Info boss says candidates need to understand FOI

| 18/03/2013

dilbert.JPG(CNS): Candidates putting themselves forward for the May election are being invited to meet with the information commissioner to discuss the Freedom of Information Law. Jennifer Dilbert issued an open invitation to would-be politicians following public discussions in the media that, she said, demonstrate a lack of understanding of the law among some candidates. Meanwhile, the current politicians have finally completed their review of the law, which was a requirement of the original legislation. The sub-committee has made recommendations to clarify the FOI law and improve its application but has rejected calls to introduce a fee or remove the right of applicants to remain anonymous.

FOI has become a critical piece of local legislation and Dilbert stated that so far her offer has been taken up by six candidates, who found the discussions to be helpful and educational. In her letter to the political hopefuls, Dilbert said it was obvious to her that “there exists a real lack of understanding of Freedom of Information Legislation” and practice in Cayman.

“This is a fundamental tool for upholding good governance and human rights, and I believe it is a topic that each candidate in the upcoming election, and even more importantly, all of our legislators, should have a good understanding of,” Dilbert added.

She said that she and her staff who would be happy to spend some time with the candidates to provide them with an understanding and grounding in the law and its practical application, as well as answer any questions they may have.  All candidates who have not yet met with Dilbert or her team are encouraged to contact her office to make an appointment, she said.

The Freedom of Information legislation was introduced by the PPM government in 2007 and came into force two years later. Although several public authorities are still struggling to follow the law, it has ushered in a new era of transparency that the government has never experienced before. It has also exposed considerable weaknesses in government’s record keeping and in some cases a continuing reluctance to divulge information that the people have a right to know.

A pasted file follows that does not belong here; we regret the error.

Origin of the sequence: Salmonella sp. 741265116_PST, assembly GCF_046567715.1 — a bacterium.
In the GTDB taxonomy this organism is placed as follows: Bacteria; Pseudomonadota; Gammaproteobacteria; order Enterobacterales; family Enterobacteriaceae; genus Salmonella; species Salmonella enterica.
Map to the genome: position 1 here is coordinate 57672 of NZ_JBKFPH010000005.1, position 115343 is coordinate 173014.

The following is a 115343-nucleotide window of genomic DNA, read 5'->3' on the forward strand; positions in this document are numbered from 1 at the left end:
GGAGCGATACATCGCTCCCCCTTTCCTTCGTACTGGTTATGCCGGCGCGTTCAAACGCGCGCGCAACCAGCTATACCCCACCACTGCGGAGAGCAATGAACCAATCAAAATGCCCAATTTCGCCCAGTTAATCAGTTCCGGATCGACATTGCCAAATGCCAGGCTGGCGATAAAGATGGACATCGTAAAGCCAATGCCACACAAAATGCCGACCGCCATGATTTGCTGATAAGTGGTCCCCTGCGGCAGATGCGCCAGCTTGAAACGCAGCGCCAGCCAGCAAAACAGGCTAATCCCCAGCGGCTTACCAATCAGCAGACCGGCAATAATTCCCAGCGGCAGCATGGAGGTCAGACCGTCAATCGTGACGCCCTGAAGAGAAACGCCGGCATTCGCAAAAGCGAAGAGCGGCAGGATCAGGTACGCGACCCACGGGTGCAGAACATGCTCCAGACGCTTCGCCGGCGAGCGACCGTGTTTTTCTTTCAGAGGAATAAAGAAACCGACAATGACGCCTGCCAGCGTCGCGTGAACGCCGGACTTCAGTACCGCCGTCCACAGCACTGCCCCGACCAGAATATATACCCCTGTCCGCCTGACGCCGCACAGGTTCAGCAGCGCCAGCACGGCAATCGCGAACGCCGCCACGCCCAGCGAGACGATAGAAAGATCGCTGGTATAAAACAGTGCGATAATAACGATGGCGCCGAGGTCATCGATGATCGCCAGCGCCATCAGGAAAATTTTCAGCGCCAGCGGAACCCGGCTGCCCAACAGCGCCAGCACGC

There have been many difficulties with procedural issues and the information commissioner has had to deal with more than 28 appeals to date where public authorities have fought hard to keep records under wraps. Nevertheless, her under-staffed office as done as much as it can to try and change the culture of secrecy in government. As a result, thousands of requests for information from government have been granted since the law came into effect. As well as making government more accountable, it has given the public a much greater insight into some of the systemic problems related to the country’s governance.

The law, when it was drafted, called for its own review under section 58, and although that should have occurred by 2010, the report is now complete and legislators have agreed on a number of administrative amendments, some clarifications and other changes to help with the law’s application. Controversial suggestions made by the former premier that applicants should have to pay to make requests and reveal their identities have, however, been rejected by the committee. 

The report is now a public document and available from the Legislative Assembly.

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Category: FOI

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  1. Information Commissioner's Office says:

    If you have not already done so, you must request an Internal Review with the public authority  to which you made the initial FOI request. After 30 days from requesting the Internal Review, whether or not you receive a reply, if you are still not satisfied with the public authority's response, you may then file an Appeal with the Information Commissioner. If  you need further information please contact the Information Commissioner's Office via email at or call 747-5402. All queries are welcome.

  2. Anonymous says:

    So, what do I do now if I filed an FOI, it was acknowledged and I was told I would have a reply in 30 days and the 30 days has passed? Do I now complain to Mrs. Dilbert?

  3. Anonymous says:

    First time for some of these old heads to learn something new since high school lol